Mohammed Khaïr-Eddine

Author

Mohammed Khair-Eddine stands on a path surrounded by tall tropical plants wearing a suit jacket and smoking a cigarette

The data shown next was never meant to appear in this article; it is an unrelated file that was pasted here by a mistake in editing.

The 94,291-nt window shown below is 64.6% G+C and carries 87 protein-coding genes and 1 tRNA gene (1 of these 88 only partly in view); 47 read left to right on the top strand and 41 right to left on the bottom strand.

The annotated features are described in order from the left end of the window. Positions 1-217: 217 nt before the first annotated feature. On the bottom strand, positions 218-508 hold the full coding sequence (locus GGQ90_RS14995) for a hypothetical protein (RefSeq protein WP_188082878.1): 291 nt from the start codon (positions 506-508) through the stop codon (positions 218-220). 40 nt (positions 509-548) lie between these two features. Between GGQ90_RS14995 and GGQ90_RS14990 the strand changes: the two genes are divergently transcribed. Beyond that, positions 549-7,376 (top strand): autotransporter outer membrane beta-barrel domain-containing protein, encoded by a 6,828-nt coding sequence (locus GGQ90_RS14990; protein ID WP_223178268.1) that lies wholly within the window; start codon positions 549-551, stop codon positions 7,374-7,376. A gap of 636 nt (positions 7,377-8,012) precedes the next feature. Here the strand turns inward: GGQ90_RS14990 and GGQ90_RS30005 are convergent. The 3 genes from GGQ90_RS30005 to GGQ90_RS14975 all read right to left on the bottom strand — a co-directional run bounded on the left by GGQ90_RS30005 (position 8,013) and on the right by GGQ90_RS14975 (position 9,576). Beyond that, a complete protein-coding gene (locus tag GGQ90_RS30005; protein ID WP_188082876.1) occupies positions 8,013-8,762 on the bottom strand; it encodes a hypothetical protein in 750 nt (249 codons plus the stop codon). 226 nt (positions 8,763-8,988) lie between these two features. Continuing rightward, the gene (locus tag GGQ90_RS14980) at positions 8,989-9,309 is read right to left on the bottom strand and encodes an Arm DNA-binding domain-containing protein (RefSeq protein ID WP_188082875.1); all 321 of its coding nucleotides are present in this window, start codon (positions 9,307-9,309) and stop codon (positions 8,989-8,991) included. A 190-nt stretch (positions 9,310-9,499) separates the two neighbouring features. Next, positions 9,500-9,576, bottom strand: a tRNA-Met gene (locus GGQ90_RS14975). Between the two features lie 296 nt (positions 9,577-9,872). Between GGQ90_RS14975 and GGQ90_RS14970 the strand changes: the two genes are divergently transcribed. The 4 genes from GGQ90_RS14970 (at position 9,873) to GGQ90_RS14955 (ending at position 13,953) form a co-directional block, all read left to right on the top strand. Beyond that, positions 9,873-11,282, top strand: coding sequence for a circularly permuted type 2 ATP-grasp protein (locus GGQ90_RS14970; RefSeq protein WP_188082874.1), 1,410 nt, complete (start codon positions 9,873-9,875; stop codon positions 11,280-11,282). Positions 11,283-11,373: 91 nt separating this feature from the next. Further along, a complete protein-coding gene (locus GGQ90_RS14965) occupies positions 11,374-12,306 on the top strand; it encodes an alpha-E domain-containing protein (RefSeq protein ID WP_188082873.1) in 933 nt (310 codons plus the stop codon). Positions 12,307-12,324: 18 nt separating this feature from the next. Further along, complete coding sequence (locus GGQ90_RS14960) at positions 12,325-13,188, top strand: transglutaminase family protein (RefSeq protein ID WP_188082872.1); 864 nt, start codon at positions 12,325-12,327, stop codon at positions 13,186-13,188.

Mohammed Khaïr-Eddine (1941-1995) was a Moroccan Amazigh writer and poet. His first book, Agadir (Éditions du Seuil, 1967), was awarded the Jean Cocteau Enfants Terrible prize. One of the major Francophone avant-garde poets of his generation, Khaïr-Eddine was hailed as the “Rimbaud of the Maghreb” and won renown for his Surrealist-inspired “guerrilla linguistics,” which he developed in works such as Corps négatif (1968), Soleil arachnide (1969) Moi, l’aigre (1970), Le Déterreur (1973), and Une odeur de mantèque (1976). With Abdellatif Laâbi and Mostafa Nissabouri, he helped found the avant-garde Moroccan journal, Souffles-Anfas, before he was compelled to self-exile in 1965. Khaïr-Eddine lived in France until returning to Morocco in 1979.

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